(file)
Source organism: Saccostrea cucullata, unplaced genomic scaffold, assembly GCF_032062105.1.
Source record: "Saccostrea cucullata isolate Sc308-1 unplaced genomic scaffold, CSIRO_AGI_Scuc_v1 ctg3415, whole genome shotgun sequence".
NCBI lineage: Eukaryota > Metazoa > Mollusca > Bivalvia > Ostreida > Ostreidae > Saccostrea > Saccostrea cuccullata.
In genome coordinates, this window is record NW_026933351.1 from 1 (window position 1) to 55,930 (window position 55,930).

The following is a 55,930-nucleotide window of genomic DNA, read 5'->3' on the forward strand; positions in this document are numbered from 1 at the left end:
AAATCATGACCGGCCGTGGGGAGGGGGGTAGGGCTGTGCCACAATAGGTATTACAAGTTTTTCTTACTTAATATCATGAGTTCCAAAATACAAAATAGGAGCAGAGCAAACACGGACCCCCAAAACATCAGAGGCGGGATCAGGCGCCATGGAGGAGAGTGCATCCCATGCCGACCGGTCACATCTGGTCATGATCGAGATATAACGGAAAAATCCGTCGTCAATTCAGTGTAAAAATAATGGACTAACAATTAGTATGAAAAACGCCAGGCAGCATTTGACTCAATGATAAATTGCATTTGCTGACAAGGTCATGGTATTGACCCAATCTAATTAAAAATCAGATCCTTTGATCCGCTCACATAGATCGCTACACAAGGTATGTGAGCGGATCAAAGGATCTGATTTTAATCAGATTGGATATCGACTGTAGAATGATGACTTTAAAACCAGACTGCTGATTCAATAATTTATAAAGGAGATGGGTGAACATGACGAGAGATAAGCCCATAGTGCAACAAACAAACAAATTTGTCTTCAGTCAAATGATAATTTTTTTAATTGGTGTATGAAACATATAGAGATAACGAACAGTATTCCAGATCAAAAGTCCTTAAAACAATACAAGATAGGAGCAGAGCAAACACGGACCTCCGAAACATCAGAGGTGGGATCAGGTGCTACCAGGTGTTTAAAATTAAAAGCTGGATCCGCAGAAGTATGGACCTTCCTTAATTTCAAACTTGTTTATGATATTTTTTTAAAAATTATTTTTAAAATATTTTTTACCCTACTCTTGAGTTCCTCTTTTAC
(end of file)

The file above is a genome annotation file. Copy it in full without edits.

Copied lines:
Source organism: Saccostrea cucullata, unplaced genomic scaffold, assembly GCF_032062105.1.
Source record: "Saccostrea cucullata isolate Sc308-1 unplaced genomic scaffold, CSIRO_AGI_Scuc_v1 ctg3415, whole genome shotgun sequence".
NCBI lineage: Eukaryota > Metazoa > Mollusca > Bivalvia > Ostreida > Ostreidae > Saccostrea > Saccostrea cuccullata.
In genome coordinates, this window is record NW_026933351.1 from 1 (window position 1) to 55,930 (window position 55,930).

The following is a 55,930-nucleotide window of genomic DNA, read 5'->3' on the forward strand; positions in this document are numbered from 1 at the left end:
AAATCATGACCGGCCGTGGGGAGGGGGGTAGGGCTGTGCCACAATAGGTATTACAAGTTTTTCTTACTTAATATCATGAGTTCCAAAATACAAAATAGGAGCAGAGCAAACACGGACCCCCAAAACATCAGAGGCGGGATCAGGCGCCATGGAGGAGAGTGCATCCCATGCCGACCGGTCACATCTGGTCATGATCGAGATATAACGGAAAAATCCGTCGTCAATTCAGTGTAAAAATAATGGACTAACAATTAGTATGAAAAACGCCAGGCAGCATTTGACTCAATGATAAATTGCATTTGCTGACAAGGTCATGGTATTGACCCAATCTAATTAAAAATCAGATCCTTTGATCCGCTCACATAGATCGCTACACAAGGTATGTGAGCGGATCAAAGGATCTGATTTTAATCAGATTGGATATCGACTGTAGAATGATGACTTTAAAACCAGACTGCTGATTCAATAATTTATAAAGGAGATGGGTGAACATGACGAGAGATAAGCCCATAGTGCAACAAACAAACAAATTTGTCTTCAGTCAAATGATAATTTTTTTAATTGGTGTATGAAACATATAGAGATAACGAACAGTATTCCAGATCAAAAGTCCTTAAAACAATACAAGATAGGAGCAGAGCAAACACGGACCTCCGAAACATCAGAGGTGGGATCAGGTGCTACCAGGTGTTTAAAATTAAAAGCTGGATCCGCAGAAGTATGGACCTTCCTTAATTTCAAACTTGTTTATGATATTTTTTTAAAAATTATTTTTAAAATATTTTTTACCCTACTCTTGAGTTCCTCTTTTAC